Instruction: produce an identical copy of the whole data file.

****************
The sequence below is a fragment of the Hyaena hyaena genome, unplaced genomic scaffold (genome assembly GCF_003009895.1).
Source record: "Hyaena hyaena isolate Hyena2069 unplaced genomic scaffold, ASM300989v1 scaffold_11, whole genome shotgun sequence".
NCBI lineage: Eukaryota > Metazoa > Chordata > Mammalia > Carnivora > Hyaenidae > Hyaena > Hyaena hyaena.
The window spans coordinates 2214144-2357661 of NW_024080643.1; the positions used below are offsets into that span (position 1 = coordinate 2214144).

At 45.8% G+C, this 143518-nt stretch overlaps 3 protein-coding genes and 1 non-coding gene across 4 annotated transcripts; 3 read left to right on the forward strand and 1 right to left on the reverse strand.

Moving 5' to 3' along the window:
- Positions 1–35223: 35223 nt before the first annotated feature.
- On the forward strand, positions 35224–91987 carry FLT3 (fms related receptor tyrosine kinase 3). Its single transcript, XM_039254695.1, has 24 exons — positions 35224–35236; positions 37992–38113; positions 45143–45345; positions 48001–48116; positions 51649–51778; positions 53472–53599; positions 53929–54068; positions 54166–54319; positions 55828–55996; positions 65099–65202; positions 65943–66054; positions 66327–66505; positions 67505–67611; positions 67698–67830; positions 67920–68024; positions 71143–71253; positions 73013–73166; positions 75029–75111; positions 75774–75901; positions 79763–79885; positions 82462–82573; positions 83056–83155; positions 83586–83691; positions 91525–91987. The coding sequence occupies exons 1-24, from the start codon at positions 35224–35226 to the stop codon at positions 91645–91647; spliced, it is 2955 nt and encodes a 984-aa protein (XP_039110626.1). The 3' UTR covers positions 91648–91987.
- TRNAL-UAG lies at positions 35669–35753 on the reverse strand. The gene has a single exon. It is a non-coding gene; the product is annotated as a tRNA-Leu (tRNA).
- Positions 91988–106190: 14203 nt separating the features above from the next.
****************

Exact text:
The sequence below is a fragment of the Hyaena hyaena genome, unplaced genomic scaffold (genome assembly GCF_003009895.1).
Source record: "Hyaena hyaena isolate Hyena2069 unplaced genomic scaffold, ASM300989v1 scaffold_11, whole genome shotgun sequence".
NCBI lineage: Eukaryota > Metazoa > Chordata > Mammalia > Carnivora > Hyaenidae > Hyaena > Hyaena hyaena.
The window spans coordinates 2214144-2357661 of NW_024080643.1; the positions used below are offsets into that span (position 1 = coordinate 2214144).

At 45.8% G+C, this 143518-nt stretch overlaps 3 protein-coding genes and 1 non-coding gene across 4 annotated transcripts; 3 read left to right on the forward strand and 1 right to left on the reverse strand.

Moving 5' to 3' along the window:
- Positions 1–35223: 35223 nt before the first annotated feature.
- On the forward strand, positions 35224–91987 carry FLT3 (fms related receptor tyrosine kinase 3). Its single transcript, XM_039254695.1, has 24 exons — positions 35224–35236; positions 37992–38113; positions 45143–45345; positions 48001–48116; positions 51649–51778; positions 53472–53599; positions 53929–54068; positions 54166–54319; positions 55828–55996; positions 65099–65202; positions 65943–66054; positions 66327–66505; positions 67505–67611; positions 67698–67830; positions 67920–68024; positions 71143–71253; positions 73013–73166; positions 75029–75111; positions 75774–75901; positions 79763–79885; positions 82462–82573; positions 83056–83155; positions 83586–83691; positions 91525–91987. The coding sequence occupies exons 1-24, from the start codon at positions 35224–35226 to the stop codon at positions 91645–91647; spliced, it is 2955 nt and encodes a 984-aa protein (XP_039110626.1). The 3' UTR covers positions 91648–91987.
- TRNAL-UAG lies at positions 35669–35753 on the reverse strand. The gene has a single exon. It is a non-coding gene; the product is annotated as a tRNA-Leu (tRNA).
- Positions 91988–106190: 14203 nt separating the features above from the next.